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Christchurch Style Lives On

Anchored into the tussocky mid-slopes of Moncks Spur on Christchurch’s Port Hills, this three-bedroom home designed by Young Architects faces the street with enigmatic restraint: an unassuming wall of white concrete; a wing of cedar. 

Only on entering does the house slowly, selectively, open out to the dramatic views overlooking the estuary and the huge sweep of Pegasus Bay. “Expansive views can be a trap,” says designer Greg Young. “You think, you have this big view everywhere, let’s just do it all in glass. You’d end up with a goldfish bowl with no privacy and it would be really, really cold or really, really hot depending on the season. “We have captured different views from different rooms at different times. It is about understanding how those spaces are going to be used, how you live in them, who is overlooking you, where your privacy is, where your views are, where you are spending your time. That balance between being too open and too closed is critical.” 

Young was approached by the owners in 2016. Their original house on the site had incurred fatal damage during the Canterbury earthquakes. Now living in the city, they were looking for a replacement to serve initially as a kind of urban bach for the family of four until they were ready to leave their city home. The brief was wide, with few handbrakes on the designer’s vision, but it was Young’s interest in – and understanding of – what has come to be called the “Christchurch School” of mid-century modernism that attracted his clients. 

The Christchurch Style, pioneered by Sir Miles Warren and Maurice Mahoney, drew on European brutalism and mid-century American modernity to promote a style that was bold, emphatic, straight- talking in its strong lines and clarity of materials, and assertive in its relationship to its geography. “It was a big change from how we previously lived – especially in California where the mid-century modern style really defined itself,” says Young. “They opened things up and linked directly into the landscape. It makes sense – it is how we live now. You don’t want to be cooped up in a small room with lots of walls around you. You want to be attached to your landscape – even if the weather is rubbish you can be inside and still be involved in that landscape.” 

This openness is apparent in Warren’s inner city Dorset St Flats (1957), later described by the architect as “the building that launched the ship” (Young is currently involved in a programme of repair and refurbishment of the Heritage 1 listed building). But it comes into its own, he says, in Warren & Mahoney’s hill work, “where the orientation was much more critical and they were working with the land a lot more.”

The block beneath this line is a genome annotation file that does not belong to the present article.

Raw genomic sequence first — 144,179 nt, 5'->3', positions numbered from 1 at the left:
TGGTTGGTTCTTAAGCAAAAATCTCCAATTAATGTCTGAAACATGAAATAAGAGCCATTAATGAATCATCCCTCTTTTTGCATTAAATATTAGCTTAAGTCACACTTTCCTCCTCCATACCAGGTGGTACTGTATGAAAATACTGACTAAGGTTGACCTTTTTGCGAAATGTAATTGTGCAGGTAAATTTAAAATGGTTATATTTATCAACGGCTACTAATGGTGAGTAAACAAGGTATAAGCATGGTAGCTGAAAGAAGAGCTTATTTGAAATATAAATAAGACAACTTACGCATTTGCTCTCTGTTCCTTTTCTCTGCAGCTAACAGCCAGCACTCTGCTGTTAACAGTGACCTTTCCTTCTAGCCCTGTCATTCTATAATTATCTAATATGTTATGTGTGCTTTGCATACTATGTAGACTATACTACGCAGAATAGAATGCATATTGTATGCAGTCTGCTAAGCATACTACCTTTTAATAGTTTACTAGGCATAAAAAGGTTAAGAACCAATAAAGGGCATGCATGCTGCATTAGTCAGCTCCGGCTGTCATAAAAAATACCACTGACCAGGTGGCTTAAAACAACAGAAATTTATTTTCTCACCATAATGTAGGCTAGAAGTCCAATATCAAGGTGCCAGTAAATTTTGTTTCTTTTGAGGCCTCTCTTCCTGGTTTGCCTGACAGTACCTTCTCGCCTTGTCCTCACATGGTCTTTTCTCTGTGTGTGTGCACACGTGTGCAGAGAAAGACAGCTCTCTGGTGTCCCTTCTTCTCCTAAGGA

While this new house on the hill has the same footprint as its predecessor, Young has redesigned the interior with a strong, modernist aesthetic, moving the living areas downstairs and using the upstairs for the master suite, including a private, birch-ply lined sitting room, bedrooms for the children and a rumpus (or future pool) room. 

The downstairs rooms unfold in a series of living spaces opening seamlessly on to the natural, low-maintenance landscape, (designed by Kamo Marsh Landscape Architects), and the dramatic views. True to its modernist roots and bach brief, the recurring concrete, black joinery and sudden expanses of glass are melded together by linear expanses of timber – engineered French oak floorboards, cedar battened ceilings, birch plywood, slatted blinds and hardwood decking. “A lot of people expect just one species of timber but you can use three or four. If you choose the right ones they work really well together and traditionally we use a lot more timber in baches. In the New Zealand vernacular, a bach is short for bachelor, so technically it’s somewhere where you are a little bit messier, more relaxed. Rather than white on white on pristine white, you can play with different materials. So, what we have here is an urban bach balanced with darker and lighter colours.” 

The result is a subtle progression from solidity and transparency, moving from the physical heft of the façade to the softer interiors with their collage of textures and patterns to the translucency of the pool and the wide-open views of the city’s coastline. “It is sitting on the mid slopes so you are involved with the view as well as having the expansive view – the further up the hill you go the more of a panorama it becomes and the more you are a spectator.” Future-proofed with solar panels, extra insulation and an automated energy management system, it is not a cheap house, he says, “but it is not trying to look expensive.” 

The urban bach quickly won the hearts of its new owners. After seeing the concept design, they decided to sell their city property and call the new house, stepping elegantly down the incline of the hill, home.


Photography by Dennis Radermacher